Do you know that the average Americans produce almost eight times more municipal solid waste than the average Indians?
But still, the west looks clean and shiny, and on the other side, Indian streets look dirty. The main reason is even a villager in the US knows how to segregate the waste. Also, western countries have advanced technology and machinery for waste management.
In India, waste management rules are based on the principles of sustainable development, precautionary and polluter pays. These principles mandate municipalities and commercial establishments to work in environmentally accountable and responsible ways, maintaining a balance, if their actions disrupt it. The production of waste is increasing as a by-product of economic growth that has led to a different subordinate manner of disposal and dealing with waste under the umbrella law of Environment Protection Act, 1986.
An urban Indian generates over 62 million tons of waste every year. And, it has been predicted that it can reach up to 165 million tons by 2030. On average, municipal solid waste is collected, and out of which 31 million is dumped in a landfill site. This means just 11.9 million are treated. Solid Waste Management is one of the essential services offered by the municipal authorities to maintain cleanliness in the urban areas. But almost all municipal authorities are depositing solid waste at the dump yard or outside the town. Experts say, Indian is following a flawed system of waste management.
Indian landfills are increasing day by day and it has become a major concern today. If you compare the composition of waste in the west, most of India’s waste is organic, which means there is a great opportunity to compost a lot of it. But for this, people in the nation need to follow the practices of segregating waste from its sources. Here, following the guidelines set by the Indian Government in its official solid waste management rules can be helpful.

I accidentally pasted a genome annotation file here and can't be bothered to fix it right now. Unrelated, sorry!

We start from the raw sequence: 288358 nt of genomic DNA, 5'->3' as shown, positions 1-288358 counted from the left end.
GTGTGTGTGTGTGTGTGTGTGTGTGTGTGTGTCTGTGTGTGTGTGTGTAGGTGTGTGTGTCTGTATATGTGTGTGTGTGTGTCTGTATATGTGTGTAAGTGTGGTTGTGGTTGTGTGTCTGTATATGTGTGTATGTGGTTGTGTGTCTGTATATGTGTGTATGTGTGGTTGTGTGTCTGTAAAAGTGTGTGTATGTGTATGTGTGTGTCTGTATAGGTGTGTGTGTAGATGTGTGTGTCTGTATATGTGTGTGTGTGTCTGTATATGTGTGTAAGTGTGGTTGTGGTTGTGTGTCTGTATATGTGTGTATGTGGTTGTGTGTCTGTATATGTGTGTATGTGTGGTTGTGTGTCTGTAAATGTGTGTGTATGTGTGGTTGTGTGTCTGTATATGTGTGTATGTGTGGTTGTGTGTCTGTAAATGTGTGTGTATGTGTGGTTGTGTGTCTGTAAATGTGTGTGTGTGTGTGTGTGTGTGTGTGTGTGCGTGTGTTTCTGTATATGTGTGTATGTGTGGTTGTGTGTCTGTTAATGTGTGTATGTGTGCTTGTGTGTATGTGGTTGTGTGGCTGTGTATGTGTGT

These rules are focused on the segregation of waste from the source. All commercial institutions and resident welfare associates should partner with the local body and segregate waste in various categories. The situation can be improved faster if common people start segregating waste in their homes, stop dumping mixed waste, and stop littering. Indian streets can also become clean if India starts to segregate waste at its source and adopt a decentralized system of composting their biodegradable waste. On the other side, the waste pickers involved in informal recycling can be organized by training and educating them. It will ultimately reduce the burden on the centralized waste management system of the country.
Waste management has a huge problem in urban India, but there are some great individuals tapping the large opportunity it holds and working towards improvement. Tushar and Prashanth Bothra are the best examples, they decided to work in waste management after quitting their lucrative corporate jobs. They provide recycling solutions to residential communities, schools, and corporate offices. They take care of the complete waste management chain right from waste producers to the recycled material users.
Another person, Mathew Jose has introduced trash funding where customers can choose to donate their trash to an NGO of their choice. Presently his venture connects over 270 kabadiwalas to 3,500 households to make sure that scrap is collected, electronically weighed, and paid for in 60 minutes. To date, his organization has recycled over 190 tons of trash.
There are many other people who are successfully converting the problem of waste into a billion-dollar opportunity to raise hope. With more innovative solutions and suggestions, we hope to see better waste management in India.